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Subic tourism school holds eco-kayaking course
Feb 07, 2013

SUBIC BAY FREEPORT - Kayaking enthusiasts from various provinces in the country took to the water here recently, not to compete in a race, but to learn about how their favorite activity could help in promoting tourism in the Philippines.

The course, spearheaded by the Subic-based International School for Sustainable Tourism, consisted of a three-day training on kayak paddling, kayak guiding, and kayak safety with an emphasis on eco-tourism.

The course took advantage of the waters of Subic Bay, which varied from placid to choppy, and featured notable kayaking experts from here and abroad, who gave practical lessons on eco-kayaking.

According to Buzzy Budlong, a noted kayaking enthusiast who has led an 88-day kayaking expedition around the country, kayaking can be both a recreational activity as well as a boost to local tourism in the country.

"It can create jobs, boost sustainable tourism, and at the same time educate people about our coastal and marine resources," Budlong said.

Ogie Empeño, a registered scuba diver from the local government of Masinloc, Zambales, said they joined the course because they would be expanding their eco-tourism program in Masinloc Bay, featuring several resort islands and a unique mangrove island.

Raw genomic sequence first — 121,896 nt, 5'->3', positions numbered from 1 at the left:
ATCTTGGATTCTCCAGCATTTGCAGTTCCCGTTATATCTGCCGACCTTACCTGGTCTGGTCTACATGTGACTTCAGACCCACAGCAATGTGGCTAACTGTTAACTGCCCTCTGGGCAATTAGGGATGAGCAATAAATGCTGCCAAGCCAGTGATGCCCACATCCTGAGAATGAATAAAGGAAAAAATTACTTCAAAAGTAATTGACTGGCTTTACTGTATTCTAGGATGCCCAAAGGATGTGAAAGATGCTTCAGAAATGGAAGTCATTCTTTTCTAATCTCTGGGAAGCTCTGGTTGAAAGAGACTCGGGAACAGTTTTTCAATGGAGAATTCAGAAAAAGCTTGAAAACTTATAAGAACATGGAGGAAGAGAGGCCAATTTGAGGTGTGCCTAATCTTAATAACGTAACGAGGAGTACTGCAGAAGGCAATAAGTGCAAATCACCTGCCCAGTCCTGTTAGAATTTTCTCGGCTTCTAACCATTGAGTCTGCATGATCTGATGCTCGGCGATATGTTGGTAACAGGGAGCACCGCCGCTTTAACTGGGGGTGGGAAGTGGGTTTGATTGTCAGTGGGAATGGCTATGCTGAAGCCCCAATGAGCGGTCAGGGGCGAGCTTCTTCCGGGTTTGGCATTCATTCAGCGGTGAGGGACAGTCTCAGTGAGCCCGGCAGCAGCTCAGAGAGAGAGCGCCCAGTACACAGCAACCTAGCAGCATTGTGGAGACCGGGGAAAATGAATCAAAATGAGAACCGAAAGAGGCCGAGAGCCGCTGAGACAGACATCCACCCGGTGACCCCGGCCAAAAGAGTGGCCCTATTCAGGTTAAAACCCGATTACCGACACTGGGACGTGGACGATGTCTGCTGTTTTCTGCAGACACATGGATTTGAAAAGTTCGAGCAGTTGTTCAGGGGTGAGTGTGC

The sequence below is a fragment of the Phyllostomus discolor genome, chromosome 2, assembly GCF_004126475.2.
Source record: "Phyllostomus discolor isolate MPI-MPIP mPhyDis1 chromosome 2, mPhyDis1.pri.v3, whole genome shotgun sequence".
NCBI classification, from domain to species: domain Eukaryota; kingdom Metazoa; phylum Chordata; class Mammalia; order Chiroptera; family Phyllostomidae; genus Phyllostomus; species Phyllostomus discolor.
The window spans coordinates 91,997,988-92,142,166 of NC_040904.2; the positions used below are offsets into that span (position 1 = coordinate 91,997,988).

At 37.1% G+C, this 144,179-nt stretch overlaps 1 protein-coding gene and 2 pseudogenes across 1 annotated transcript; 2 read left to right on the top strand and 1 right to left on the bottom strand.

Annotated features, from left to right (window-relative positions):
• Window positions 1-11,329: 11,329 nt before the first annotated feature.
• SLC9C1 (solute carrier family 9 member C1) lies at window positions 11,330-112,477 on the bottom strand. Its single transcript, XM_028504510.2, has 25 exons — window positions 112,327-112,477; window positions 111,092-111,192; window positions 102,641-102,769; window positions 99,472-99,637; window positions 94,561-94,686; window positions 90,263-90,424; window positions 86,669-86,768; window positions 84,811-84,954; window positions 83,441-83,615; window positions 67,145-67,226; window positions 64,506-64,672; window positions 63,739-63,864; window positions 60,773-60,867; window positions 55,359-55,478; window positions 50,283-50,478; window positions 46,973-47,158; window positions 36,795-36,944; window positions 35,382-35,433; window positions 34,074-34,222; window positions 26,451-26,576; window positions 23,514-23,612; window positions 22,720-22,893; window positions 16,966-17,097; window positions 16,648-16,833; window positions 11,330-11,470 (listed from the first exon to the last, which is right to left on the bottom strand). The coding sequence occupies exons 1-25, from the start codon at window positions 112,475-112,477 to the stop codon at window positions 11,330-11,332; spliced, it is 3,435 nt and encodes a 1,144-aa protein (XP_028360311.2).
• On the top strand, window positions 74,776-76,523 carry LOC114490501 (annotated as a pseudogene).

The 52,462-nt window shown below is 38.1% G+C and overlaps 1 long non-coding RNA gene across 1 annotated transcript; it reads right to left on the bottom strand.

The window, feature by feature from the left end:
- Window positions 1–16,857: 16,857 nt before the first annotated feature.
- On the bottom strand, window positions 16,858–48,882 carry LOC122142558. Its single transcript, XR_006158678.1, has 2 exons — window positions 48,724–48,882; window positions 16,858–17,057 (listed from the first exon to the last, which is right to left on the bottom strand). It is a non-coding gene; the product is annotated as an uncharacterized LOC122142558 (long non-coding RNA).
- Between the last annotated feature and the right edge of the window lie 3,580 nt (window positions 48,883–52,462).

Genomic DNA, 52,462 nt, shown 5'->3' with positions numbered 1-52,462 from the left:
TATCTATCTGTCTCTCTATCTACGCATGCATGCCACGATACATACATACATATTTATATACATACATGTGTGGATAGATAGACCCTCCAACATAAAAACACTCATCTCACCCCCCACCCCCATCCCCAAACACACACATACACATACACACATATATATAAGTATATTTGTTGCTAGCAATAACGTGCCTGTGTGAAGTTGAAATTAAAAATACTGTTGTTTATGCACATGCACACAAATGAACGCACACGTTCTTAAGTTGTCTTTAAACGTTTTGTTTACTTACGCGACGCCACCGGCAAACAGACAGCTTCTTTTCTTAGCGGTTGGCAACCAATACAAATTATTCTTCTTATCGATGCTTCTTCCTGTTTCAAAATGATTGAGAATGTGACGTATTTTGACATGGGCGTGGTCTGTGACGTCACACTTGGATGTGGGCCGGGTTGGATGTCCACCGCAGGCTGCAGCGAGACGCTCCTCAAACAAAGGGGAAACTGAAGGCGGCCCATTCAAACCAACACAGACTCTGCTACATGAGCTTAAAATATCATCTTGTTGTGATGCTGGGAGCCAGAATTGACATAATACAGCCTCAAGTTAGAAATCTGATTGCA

"This would be a big help in our efforts to conserve the bay area, as well as promote it to boost the local tourism market," he added.

The course was also attended by Bill Temby, a seasoned kayaking instructor from Australia, who gave lessons on basic kayaking skills.

Temby said that the Philippines has a very big potential when it comes to kayaking, given the lengthy coastline in the country.

But he noted the differences between kayaking in Australia and the Philippines.

"Well, the conditions are completely different to start with. I was teaching in Australian waters where we have issues like hypothermia," he said. "In Australia, it is competency-based and we instruct only with proper certification. It's much more regulated there."

Temby said he hopes that kayaking would be recognized as a tourist activity in the Philippines and that it would be standardized to ensure safety.

"It all comes back to safety," he said. (30)


Participants in the eco-kayaking course at the Subic Bay Freeport Zone pose with kayaking expert Bill Temby (sixth from left)

Participants in the eco-kayaking course at the Subic Bay Freeport Zone pose with kayaking expert Bill Temby (sixth from left)


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